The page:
Monotheistic religions are religions that believe in the existence of one single deity. 'Mono' means 'one' or 'single,' and 'theos' translates to 'God.' Therefore, monotheism is the belief in one God. Christianity, Islam, and Judaism are the three most popular monotheistic religions in the world.
Scholars within theses religions have, over the course of history, postulated what God is like. These scholars are called theologians. Theologians are individuals who study God. They seek to understand God's nature. In order to describe God's attributes, or characteristics, theologians use three important terms: omnipotence, omniscience, and omnipresence.
Omni is the Latin root, meaning 'all.' This is important to remember as we move along.
Omnipotence, Omniscience, and Omnipresence
Omnipotence means all-powerful. Monotheistic theologians regard God as having supreme power. This means God can do what he wants. It means he is not subject to physical limitations like man is. Being omnipotent, God has power over wind, water, gravity, physics, etc. God's power is infinite, or limitless.
Omniscience means all-knowing. God is all all-knowing in the sense that he is aware of the past, present, and future. Nothing takes him by surprise. His knowledge is total. He knows all that there is to know and all that can be known.
Omnipresence means all-present. This term means that God is capable of being everywhere at the same time. It means his divine presence encompasses the whole of the universe. There is no location where he does not inhabit. This should not be confused with pantheism, which suggests that God is synonymous with the universe itself; instead, omnipresence indicates that God is distinct from the universe, but inhabits the entirety of it. He is everywhere at once.
Many theologians regard these three attributes as essential to God's nature. In other words, if God did not have these characteristics, he wouldn't be God. For example, for God to be God, he would need to have supreme power (omnipotence); if he was not omnipotent, he wouldn't be qualified to be God.
The same line of thinking also applies for the other attributes, like omniscience and omnipresence. In the Christian religion, St. Augustine, St. Thomas Aquinas, Martin Luther, and others are among the theologians who have written extensively on these three attributes of God. According to these theologians, God also possesses omnibenevolence, which means he is literally all-good, or wholly good, without any trace of evil.
Monotheism is the belief in one God. In monotheistic religions, theologians, or individuals who study God, have identified three important terms to describe God's nature. These terms describe God's attributes, or characteristics.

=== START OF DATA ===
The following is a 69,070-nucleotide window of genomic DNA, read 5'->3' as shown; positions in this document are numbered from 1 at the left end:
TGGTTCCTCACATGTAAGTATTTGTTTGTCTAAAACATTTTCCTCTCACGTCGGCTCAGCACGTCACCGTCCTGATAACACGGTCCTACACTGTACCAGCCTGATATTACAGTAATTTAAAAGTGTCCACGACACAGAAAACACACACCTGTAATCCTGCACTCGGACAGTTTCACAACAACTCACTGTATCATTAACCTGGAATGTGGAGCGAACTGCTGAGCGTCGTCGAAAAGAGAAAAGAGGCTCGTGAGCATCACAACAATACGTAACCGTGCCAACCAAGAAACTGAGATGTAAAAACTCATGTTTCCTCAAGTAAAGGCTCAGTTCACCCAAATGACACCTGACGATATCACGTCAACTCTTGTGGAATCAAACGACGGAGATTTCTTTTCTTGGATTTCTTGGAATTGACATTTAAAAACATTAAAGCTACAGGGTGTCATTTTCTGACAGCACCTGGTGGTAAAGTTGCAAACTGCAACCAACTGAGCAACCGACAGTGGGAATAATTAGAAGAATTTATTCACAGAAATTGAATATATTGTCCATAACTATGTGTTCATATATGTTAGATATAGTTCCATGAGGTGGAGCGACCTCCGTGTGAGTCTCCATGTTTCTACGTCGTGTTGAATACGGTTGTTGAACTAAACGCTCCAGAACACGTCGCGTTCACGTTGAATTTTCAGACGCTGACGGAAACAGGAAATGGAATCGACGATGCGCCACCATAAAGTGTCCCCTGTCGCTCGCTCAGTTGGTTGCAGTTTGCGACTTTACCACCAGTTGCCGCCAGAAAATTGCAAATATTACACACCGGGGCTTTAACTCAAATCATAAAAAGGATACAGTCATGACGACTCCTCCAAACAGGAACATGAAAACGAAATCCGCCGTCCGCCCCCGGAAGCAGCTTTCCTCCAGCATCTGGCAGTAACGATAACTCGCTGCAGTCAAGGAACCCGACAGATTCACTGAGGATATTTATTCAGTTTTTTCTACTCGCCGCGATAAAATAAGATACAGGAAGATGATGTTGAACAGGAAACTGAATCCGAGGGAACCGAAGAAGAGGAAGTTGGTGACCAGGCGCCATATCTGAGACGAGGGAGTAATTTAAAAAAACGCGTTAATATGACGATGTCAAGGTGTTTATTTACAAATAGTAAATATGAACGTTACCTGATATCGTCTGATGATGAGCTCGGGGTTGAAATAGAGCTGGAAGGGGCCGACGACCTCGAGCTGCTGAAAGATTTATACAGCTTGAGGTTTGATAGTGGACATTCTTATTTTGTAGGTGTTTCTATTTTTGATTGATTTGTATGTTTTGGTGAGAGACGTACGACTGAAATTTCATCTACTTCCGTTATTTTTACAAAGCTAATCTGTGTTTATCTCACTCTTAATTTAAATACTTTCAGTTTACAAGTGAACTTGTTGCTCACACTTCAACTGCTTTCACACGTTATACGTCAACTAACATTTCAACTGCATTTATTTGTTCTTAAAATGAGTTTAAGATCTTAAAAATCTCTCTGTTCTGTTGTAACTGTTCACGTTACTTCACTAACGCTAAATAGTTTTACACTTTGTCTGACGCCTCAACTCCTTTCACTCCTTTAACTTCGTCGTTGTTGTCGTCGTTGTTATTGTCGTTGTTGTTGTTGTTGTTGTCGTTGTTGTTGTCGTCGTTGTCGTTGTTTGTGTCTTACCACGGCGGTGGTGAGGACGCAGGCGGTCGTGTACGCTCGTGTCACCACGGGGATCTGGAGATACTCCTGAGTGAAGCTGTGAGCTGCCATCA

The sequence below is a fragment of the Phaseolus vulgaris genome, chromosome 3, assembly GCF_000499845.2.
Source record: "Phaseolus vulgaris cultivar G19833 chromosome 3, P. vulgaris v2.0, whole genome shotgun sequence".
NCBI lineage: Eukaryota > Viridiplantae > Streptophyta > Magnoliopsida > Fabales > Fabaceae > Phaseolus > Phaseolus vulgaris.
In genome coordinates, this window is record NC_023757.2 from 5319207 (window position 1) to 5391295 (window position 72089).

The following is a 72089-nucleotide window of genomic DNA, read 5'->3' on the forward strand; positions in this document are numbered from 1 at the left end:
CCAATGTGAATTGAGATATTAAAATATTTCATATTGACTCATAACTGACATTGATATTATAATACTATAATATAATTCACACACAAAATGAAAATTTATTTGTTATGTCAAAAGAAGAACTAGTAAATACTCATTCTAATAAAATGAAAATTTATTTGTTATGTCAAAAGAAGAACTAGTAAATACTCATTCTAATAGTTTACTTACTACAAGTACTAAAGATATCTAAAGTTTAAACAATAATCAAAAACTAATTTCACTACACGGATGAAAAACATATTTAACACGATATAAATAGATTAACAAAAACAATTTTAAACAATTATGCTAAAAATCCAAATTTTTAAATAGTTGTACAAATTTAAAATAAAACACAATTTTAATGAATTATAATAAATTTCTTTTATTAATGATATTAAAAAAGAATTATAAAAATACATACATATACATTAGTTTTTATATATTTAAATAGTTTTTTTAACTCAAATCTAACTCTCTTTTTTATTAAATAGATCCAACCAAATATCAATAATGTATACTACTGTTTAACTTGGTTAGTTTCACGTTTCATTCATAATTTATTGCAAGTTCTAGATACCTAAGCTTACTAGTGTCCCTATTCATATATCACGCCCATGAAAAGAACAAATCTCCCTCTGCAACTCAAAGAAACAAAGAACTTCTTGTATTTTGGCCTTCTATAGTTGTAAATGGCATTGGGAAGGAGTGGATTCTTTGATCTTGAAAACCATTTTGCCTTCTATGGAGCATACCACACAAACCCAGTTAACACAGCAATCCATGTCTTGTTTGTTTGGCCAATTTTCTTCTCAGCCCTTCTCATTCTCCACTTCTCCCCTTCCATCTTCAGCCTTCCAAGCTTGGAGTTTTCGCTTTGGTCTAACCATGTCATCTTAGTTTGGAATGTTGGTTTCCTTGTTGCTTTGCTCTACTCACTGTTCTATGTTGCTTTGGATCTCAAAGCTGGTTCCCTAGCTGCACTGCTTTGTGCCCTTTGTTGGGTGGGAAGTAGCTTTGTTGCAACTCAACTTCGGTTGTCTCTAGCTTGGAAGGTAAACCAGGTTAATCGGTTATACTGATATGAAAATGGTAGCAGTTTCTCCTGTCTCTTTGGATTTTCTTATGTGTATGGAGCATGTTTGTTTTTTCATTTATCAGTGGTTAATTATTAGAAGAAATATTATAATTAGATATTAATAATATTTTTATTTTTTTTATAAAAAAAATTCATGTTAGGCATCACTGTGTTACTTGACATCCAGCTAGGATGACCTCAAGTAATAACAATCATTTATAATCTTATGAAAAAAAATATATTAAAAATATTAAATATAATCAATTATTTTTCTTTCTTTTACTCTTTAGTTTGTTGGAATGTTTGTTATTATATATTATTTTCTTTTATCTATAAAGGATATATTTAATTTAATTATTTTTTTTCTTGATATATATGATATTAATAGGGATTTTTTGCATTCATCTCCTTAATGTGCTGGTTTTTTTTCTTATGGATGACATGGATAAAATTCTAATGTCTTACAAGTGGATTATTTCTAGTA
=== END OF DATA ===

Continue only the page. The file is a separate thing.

- Omnipotence means God is all-powerful. This means God has supreme power and has no limitations.
- Omniscience means God is all-knowing. This means God knows everything, including the past and future. There is nothing God is unaware of.
- Omnipresence means God is everywhere at the same time. God is distinct from the universe, but inhabits the entirety of it.
For centuries, theologians of monotheistic religions have used these three terms to describe the central characteristics of God.
Monotheistic Deity: Terms & Definitions
|Monotheism||belief in one God|
|Theologians||scholars who study God|
|Omnipotence||God is all-powerful|
|Omniscience||God is all-knowing|
|Omnipresence||God is everywhere at all times|
|Omnibenevolence||God is all-good or without evil|
Review the lesson then put your knowledge to the test:
- Define monotheism
- Identify and discuss the attributes of God according to monotheistic theologians
- Recall the definition of the Latin root word 'omni'
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Monotheism and Godly Characteristics: Further Exploration
This lesson taught you about the characteristics associated with some monotheistic interpretations of God. Take a look at the following prompts to consider the issue further.
There are a number of monotheistic religions, with Christianity, Judaism, and Islam being the three largest. Though these religions share some common roots, their ways of understanding God are quite different. Do some of your own research to see how these three religions define and understand their deities. Focus particularly on whether each religion describes God as omnipotent, omniscient, and omnipresent, or whether these terms are more common in one religion than in others. Write your findings in a comparative chart or essay.
One topic raised in this lesson that you may wish to explore further is omnibenevolence, or the belief that God is all good. Look up the theologians associated with this belief and see if you can understand their arguments in favour of omnibenevolence. Do other theologians disagree with them on this issue? And is omnibenevolence a feature of any monotheistic religion besides Christianity? Write down your findings, and your opinions on the subject, in a paragraph or essay.
Other Monotheistic Frameworks
While it may be common for some monotheistic traditions to view God as omnipotent, omniscient, and omnipresent, there are other ways of thinking about a singular God. For example, Deists believe that while God created the world, he no longer intervenes in human affairs; whether or not he is able to do so becomes immaterial. Look up other, lesser-known monotheistic religions like Babism, Sikhism, and Zoroastrianism. How do they understand God? Write a compare and contrast essay between the Christian view of God and the view espoused by one of these religions.
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